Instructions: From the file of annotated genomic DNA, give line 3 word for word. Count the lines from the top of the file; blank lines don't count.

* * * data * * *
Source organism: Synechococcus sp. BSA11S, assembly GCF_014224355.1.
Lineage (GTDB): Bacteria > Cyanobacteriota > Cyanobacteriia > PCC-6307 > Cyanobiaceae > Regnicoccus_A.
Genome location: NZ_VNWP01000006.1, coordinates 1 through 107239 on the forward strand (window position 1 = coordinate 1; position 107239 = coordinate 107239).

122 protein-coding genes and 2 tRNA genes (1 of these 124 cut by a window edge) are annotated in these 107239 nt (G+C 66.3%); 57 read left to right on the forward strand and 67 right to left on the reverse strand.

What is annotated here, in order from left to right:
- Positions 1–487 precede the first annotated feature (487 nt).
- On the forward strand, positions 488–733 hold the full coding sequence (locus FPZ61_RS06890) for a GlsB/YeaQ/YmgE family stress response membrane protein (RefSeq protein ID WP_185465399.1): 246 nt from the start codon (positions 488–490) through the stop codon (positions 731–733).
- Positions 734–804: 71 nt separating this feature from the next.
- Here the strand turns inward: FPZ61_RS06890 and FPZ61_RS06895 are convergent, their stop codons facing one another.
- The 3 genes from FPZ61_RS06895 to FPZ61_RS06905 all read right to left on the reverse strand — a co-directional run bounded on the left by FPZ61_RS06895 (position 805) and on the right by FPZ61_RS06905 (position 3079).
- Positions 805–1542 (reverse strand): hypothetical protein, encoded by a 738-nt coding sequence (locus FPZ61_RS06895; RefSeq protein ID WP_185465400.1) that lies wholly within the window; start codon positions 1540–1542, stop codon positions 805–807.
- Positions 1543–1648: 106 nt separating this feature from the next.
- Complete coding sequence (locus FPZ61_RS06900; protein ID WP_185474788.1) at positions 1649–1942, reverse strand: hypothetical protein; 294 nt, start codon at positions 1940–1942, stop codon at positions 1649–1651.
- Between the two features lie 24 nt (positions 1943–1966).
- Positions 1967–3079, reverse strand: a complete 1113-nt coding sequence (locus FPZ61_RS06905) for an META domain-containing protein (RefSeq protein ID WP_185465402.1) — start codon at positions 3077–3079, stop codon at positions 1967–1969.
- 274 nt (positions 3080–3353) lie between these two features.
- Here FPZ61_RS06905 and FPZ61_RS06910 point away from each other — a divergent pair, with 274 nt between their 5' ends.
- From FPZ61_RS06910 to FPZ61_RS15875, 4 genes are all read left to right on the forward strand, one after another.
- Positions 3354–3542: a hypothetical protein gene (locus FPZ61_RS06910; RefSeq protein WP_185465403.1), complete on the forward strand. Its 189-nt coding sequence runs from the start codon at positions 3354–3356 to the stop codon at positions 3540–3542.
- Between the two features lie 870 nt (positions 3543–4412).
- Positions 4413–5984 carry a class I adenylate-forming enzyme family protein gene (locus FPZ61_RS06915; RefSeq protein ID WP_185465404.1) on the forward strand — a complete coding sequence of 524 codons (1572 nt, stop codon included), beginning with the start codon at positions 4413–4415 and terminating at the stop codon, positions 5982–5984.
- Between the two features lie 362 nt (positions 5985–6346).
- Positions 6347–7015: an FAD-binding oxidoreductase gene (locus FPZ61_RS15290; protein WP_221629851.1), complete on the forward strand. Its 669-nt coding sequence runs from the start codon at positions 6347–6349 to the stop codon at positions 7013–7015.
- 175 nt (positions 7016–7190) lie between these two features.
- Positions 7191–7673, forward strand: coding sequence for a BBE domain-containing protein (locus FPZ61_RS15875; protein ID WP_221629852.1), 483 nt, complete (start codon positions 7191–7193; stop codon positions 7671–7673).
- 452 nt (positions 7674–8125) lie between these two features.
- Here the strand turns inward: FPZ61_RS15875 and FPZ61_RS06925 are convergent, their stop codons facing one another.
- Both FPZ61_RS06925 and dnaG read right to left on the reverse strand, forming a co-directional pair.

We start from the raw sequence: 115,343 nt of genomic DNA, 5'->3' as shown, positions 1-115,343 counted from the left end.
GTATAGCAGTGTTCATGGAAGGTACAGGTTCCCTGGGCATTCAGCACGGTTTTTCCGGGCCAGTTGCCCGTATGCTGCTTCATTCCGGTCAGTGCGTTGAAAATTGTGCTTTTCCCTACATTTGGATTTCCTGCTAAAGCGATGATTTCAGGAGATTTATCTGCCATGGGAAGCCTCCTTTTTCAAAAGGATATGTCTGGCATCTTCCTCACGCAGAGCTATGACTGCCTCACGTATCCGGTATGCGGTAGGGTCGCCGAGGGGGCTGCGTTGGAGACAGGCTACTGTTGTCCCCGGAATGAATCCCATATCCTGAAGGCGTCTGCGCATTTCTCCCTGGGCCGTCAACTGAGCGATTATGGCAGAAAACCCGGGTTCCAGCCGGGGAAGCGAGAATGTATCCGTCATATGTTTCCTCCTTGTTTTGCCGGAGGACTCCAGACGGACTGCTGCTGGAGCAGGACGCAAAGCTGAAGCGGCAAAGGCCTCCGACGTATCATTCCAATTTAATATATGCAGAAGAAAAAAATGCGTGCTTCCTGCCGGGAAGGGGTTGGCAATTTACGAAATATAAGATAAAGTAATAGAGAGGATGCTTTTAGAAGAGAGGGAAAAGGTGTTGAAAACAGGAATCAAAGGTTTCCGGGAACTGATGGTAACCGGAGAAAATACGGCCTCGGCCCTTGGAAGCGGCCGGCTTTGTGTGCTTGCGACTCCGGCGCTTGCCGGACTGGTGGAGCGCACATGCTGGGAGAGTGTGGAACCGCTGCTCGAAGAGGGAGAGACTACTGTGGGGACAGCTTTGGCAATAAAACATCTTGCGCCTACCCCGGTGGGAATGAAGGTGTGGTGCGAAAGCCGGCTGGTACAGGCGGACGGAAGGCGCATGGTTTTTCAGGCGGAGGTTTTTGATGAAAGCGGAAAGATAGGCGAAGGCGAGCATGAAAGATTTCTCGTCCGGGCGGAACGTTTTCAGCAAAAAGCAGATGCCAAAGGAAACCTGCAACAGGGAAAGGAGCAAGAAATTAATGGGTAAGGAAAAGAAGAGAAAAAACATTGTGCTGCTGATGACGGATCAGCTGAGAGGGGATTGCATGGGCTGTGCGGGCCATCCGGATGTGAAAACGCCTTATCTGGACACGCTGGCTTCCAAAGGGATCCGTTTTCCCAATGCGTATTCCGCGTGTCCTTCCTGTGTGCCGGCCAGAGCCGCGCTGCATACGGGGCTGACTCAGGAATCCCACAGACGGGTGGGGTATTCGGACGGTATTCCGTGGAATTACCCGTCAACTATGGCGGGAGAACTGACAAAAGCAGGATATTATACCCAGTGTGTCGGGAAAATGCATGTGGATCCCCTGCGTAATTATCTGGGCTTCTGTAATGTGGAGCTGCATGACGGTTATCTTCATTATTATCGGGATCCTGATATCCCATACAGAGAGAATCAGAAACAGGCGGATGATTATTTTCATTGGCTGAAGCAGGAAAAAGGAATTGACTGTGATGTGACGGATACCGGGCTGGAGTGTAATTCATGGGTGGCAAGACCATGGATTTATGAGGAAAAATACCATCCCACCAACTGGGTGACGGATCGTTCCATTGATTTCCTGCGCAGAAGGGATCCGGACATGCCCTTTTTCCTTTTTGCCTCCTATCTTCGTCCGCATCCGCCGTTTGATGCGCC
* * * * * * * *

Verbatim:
Genome location: NZ_VNWP01000006.1, coordinates 1 through 107239 on the forward strand (window position 1 = coordinate 1; position 107239 = coordinate 107239).